24Procedures for managing intoxicated patrons in a crowd control environment In accordance with legal requirements Actions to be in accordance with the Supply and Sale of Liquor Act . Must inform Manager staff about the intoxicated person, prevent serving of alcohol. A security officer acting with the authority of the occupier to act as their agent is able to utilise the provisions of the Trespass Act 1980 and section 56 of the Crimes Act 1961 to either exclude a person from entering or remove a person that creates a breach of the Supply and Sale of Liquor Act In accordance with relevant instructions Stay calm. Use firmness and state requests with authority. Try to establish the best way of the person getting home safely. Use non-threatening words & tone [avoid derogatory words like "drunk"]. Show concern for the safety and comfort of the intoxicated person. Offer alternatives such as non-alcoholic drinks & food. Repeat decisions and statements paraphrasing as much as possible to make sure the person understands and follows what is said. Don't argue or offer resistance to verbal assault. Could try to calm the situation by agreeing with the possibility of what the person is saying. Protect self with distance, avoid being surrounded and maintain an open exit. Never argue with an intoxicated person, as it may lead to a physical confrontation. If physical safety is threatened, call for assistance.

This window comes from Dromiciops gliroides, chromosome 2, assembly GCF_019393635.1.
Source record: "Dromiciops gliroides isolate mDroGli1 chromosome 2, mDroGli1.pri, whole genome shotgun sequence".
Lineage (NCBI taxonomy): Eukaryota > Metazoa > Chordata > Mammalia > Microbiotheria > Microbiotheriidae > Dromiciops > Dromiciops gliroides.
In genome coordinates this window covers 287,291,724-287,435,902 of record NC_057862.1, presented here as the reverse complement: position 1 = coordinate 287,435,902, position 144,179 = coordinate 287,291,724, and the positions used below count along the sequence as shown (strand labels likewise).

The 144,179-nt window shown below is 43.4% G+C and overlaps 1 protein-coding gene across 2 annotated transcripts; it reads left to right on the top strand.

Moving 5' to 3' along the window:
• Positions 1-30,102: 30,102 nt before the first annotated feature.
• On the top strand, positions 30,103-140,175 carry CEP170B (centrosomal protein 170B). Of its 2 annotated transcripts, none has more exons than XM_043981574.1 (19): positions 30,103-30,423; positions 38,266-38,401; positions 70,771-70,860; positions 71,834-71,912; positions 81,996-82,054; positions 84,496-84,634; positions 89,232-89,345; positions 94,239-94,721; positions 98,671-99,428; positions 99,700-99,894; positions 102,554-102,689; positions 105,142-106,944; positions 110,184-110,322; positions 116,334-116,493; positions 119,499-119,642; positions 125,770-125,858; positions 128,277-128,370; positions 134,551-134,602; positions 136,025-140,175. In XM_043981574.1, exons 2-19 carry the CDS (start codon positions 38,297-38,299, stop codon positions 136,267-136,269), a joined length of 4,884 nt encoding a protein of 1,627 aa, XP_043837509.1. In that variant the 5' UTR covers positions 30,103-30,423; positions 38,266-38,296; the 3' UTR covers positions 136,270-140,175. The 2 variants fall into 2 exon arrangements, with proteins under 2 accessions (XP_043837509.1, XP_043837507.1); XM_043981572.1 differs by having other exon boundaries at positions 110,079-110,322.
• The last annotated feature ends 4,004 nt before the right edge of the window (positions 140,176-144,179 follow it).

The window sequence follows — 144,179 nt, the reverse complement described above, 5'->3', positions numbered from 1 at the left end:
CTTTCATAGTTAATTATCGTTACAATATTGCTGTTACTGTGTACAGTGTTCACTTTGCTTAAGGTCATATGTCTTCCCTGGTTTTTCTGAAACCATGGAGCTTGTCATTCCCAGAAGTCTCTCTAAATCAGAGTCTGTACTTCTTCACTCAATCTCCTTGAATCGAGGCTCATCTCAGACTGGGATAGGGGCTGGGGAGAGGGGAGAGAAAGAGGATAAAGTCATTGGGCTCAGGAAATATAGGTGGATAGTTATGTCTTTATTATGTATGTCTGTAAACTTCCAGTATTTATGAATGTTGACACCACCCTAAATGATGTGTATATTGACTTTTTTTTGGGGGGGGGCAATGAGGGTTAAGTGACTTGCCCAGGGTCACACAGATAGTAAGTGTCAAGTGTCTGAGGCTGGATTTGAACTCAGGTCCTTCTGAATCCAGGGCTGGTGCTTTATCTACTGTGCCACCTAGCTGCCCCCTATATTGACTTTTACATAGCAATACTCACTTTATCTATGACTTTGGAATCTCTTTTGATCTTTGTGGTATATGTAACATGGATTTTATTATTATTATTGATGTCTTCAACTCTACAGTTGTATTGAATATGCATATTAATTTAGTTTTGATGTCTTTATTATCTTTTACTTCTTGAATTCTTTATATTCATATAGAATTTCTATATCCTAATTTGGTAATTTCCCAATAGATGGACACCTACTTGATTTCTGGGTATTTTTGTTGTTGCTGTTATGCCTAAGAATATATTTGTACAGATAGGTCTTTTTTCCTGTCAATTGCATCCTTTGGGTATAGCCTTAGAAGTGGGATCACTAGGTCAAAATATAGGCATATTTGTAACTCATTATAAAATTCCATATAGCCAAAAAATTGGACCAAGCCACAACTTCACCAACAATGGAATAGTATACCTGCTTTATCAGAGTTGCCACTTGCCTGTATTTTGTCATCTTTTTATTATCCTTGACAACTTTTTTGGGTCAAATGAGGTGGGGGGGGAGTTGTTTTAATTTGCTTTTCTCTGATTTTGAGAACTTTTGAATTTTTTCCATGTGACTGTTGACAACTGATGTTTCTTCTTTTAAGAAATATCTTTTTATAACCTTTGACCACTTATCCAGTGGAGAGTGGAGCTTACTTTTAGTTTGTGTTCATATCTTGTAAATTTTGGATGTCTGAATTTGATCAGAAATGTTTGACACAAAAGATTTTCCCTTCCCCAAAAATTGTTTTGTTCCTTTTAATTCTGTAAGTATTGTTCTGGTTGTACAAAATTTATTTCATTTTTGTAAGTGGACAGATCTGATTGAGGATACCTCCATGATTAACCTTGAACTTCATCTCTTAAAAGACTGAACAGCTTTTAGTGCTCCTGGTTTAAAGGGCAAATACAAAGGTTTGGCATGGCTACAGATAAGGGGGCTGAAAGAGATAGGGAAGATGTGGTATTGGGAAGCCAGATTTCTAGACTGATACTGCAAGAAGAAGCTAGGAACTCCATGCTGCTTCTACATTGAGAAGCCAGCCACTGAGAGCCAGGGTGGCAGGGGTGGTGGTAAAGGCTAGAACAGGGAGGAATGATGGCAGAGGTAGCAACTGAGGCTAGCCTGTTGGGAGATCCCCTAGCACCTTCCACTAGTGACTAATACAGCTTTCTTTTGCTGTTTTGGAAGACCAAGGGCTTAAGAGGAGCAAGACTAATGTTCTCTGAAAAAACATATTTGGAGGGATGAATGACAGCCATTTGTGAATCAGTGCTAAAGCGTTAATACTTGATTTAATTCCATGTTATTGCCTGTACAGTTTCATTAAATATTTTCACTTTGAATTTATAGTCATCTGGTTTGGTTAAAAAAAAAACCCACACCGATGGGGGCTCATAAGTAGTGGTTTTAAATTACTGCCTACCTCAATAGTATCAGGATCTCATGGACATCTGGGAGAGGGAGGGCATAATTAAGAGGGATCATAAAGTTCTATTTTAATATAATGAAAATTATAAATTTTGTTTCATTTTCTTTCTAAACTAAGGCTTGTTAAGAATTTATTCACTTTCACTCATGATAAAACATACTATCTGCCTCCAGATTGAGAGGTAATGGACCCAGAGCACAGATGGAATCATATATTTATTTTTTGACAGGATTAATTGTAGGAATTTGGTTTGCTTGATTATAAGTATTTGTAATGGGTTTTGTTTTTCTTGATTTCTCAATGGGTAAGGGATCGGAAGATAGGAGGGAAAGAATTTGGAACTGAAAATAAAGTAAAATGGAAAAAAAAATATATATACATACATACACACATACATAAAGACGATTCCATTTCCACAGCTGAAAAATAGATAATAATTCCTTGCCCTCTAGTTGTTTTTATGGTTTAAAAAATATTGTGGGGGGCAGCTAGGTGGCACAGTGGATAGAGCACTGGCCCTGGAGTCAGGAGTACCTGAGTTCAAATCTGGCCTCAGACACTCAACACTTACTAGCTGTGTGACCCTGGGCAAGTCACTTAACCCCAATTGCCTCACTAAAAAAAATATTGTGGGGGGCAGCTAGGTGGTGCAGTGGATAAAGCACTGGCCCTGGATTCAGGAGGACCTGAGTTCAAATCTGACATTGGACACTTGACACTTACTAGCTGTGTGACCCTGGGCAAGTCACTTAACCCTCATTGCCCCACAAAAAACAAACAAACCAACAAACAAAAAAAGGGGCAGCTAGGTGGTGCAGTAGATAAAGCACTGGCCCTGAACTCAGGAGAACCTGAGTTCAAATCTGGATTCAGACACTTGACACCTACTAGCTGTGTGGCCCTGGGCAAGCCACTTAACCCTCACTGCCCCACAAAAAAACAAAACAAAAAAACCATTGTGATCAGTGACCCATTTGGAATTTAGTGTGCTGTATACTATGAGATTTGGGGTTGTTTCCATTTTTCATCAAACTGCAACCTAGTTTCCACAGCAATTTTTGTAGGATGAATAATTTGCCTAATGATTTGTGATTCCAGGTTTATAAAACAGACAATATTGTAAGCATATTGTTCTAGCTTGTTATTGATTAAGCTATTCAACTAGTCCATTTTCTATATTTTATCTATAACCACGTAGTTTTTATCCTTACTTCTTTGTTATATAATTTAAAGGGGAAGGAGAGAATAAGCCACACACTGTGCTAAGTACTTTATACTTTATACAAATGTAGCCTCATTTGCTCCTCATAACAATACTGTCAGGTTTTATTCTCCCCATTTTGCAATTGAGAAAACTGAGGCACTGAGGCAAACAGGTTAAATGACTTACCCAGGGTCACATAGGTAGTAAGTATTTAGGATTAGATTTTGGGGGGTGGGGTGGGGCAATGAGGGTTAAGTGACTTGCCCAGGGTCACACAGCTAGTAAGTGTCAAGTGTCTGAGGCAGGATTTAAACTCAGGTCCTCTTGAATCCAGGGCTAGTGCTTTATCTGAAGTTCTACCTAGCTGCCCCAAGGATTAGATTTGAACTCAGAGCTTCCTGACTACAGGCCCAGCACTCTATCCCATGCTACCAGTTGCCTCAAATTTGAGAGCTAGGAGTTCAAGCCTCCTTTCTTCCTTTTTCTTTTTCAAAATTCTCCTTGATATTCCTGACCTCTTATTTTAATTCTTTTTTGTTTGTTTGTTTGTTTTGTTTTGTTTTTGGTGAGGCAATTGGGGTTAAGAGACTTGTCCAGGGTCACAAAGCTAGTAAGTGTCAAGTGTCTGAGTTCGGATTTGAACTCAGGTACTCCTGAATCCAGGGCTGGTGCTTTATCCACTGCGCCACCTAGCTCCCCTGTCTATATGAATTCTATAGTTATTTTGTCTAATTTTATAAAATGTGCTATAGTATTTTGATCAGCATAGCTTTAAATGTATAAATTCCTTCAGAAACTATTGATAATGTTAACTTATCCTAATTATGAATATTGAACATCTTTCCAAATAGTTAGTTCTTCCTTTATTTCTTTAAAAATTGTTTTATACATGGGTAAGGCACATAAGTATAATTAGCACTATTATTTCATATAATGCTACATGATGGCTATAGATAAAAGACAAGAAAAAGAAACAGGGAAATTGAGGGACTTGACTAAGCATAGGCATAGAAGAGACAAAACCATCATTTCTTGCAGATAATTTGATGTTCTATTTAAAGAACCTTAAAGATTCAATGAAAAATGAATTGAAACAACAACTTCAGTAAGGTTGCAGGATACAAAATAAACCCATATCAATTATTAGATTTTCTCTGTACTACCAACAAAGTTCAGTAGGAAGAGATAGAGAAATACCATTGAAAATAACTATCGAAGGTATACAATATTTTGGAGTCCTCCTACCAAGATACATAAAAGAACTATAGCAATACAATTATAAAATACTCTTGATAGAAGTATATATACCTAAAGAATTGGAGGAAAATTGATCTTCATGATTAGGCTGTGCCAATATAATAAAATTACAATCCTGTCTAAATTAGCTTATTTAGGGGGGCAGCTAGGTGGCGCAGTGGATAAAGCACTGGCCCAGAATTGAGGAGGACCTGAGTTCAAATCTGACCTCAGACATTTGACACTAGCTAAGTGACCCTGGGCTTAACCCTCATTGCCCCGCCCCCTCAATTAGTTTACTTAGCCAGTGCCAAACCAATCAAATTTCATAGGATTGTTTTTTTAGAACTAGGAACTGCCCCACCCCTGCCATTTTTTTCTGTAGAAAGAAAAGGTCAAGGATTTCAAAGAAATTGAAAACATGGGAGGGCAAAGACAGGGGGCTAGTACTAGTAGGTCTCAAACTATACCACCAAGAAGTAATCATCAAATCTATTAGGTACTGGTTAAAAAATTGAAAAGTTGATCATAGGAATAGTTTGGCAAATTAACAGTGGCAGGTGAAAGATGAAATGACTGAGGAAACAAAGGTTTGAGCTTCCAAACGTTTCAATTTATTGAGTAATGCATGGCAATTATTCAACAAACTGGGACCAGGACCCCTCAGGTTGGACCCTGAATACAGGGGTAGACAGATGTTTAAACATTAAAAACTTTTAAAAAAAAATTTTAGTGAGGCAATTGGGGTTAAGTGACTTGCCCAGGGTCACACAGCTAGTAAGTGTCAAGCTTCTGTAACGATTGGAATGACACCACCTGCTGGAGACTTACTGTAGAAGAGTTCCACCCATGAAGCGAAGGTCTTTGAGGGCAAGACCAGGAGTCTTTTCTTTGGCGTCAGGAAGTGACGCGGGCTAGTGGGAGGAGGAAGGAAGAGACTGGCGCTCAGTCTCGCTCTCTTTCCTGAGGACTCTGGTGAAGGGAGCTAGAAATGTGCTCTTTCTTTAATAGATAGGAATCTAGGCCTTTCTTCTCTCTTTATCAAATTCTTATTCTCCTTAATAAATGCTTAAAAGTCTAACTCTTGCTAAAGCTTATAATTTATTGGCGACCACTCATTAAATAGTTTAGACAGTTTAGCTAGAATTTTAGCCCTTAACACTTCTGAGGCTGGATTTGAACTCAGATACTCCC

25Procedures for monitoring crowd behaviour and identifying changing circumstances in a crowd control environmentSecurity officers must remain vigilant and aware of any changes to the situation and environment and be better able to respond quickly and appropriately as changes in the security environment can occur quickly - from a crowd of people being happy to riotous. Not all changes are obvious, sometimes subtle changes can occur almost undetected. A small disagreement between two parties escalating quickly to involve a larger group. Security officers must maintain surveillance of their designated area of authority , and communicate with colleagues as per SOPs, e.g. welfare checks, status updates, incident reports. Any identified changes must be reported accurately in a timely manner toappropriate personnel.